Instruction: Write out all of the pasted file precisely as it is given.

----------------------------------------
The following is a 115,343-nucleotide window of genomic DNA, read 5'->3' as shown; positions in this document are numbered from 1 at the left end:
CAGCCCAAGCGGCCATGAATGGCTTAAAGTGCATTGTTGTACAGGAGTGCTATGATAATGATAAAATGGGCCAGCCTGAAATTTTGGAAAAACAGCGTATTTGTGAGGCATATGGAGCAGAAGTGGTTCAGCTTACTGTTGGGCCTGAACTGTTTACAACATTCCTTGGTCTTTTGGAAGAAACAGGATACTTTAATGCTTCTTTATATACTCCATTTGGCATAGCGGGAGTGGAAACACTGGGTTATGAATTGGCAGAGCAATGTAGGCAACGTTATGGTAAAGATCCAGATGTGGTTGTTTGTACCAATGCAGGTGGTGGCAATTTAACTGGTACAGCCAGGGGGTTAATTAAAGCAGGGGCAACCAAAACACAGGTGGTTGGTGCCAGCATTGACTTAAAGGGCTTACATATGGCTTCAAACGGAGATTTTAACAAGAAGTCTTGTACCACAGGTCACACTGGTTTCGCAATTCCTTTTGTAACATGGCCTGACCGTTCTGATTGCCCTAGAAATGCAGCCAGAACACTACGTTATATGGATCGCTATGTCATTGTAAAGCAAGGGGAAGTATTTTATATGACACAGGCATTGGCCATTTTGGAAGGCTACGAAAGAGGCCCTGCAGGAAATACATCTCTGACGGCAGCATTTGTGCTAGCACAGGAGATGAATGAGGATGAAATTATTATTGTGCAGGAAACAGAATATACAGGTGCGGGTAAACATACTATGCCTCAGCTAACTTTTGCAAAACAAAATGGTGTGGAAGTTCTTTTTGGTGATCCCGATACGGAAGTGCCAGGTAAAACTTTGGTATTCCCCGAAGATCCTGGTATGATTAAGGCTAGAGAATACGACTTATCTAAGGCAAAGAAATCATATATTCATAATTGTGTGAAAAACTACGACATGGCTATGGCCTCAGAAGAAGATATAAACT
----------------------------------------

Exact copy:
The following is a 115,343-nucleotide window of genomic DNA, read 5'->3' as shown; positions in this document are numbered from 1 at the left end:
CAGCCCAAGCGGCCATGAATGGCTTAAAGTGCATTGTTGTACAGGAGTGCTATGATAATGATAAAATGGGCCAGCCTGAAATTTTGGAAAAACAGCGTATTTGTGAGGCATATGGAGCAGAAGTGGTTCAGCTTACTGTTGGGCCTGAACTGTTTACAACATTCCTTGGTCTTTTGGAAGAAACAGGATACTTTAATGCTTCTTTATATACTCCATTTGGCATAGCGGGAGTGGAAACACTGGGTTATGAATTGGCAGAGCAATGTAGGCAACGTTATGGTAAAGATCCAGATGTGGTTGTTTGTACCAATGCAGGTGGTGGCAATTTAACTGGTACAGCCAGGGGGTTAATTAAAGCAGGGGCAACCAAAACACAGGTGGTTGGTGCCAGCATTGACTTAAAGGGCTTACATATGGCTTCAAACGGAGATTTTAACAAGAAGTCTTGTACCACAGGTCACACTGGTTTCGCAATTCCTTTTGTAACATGGCCTGACCGTTCTGATTGCCCTAGAAATGCAGCCAGAACACTACGTTATATGGATCGCTATGTCATTGTAAAGCAAGGGGAAGTATTTTATATGACACAGGCATTGGCCATTTTGGAAGGCTACGAAAGAGGCCCTGCAGGAAATACATCTCTGACGGCAGCATTTGTGCTAGCACAGGAGATGAATGAGGATGAAATTATTATTGTGCAGGAAACAGAATATACAGGTGCGGGTAAACATACTATGCCTCAGCTAACTTTTGCAAAACAAAATGGTGTGGAAGTTCTTTTTGGTGATCCCGATACGGAAGTGCCAGGTAAAACTTTGGTATTCCCCGAAGATCCTGGTATGATTAAGGCTAGAGAATACGACTTATCTAAGGCAAAGAAATCATATATTCATAATTGTGTGAAAAACTACGACATGGCTATGGCCTCAGAAGAAGATATAAACT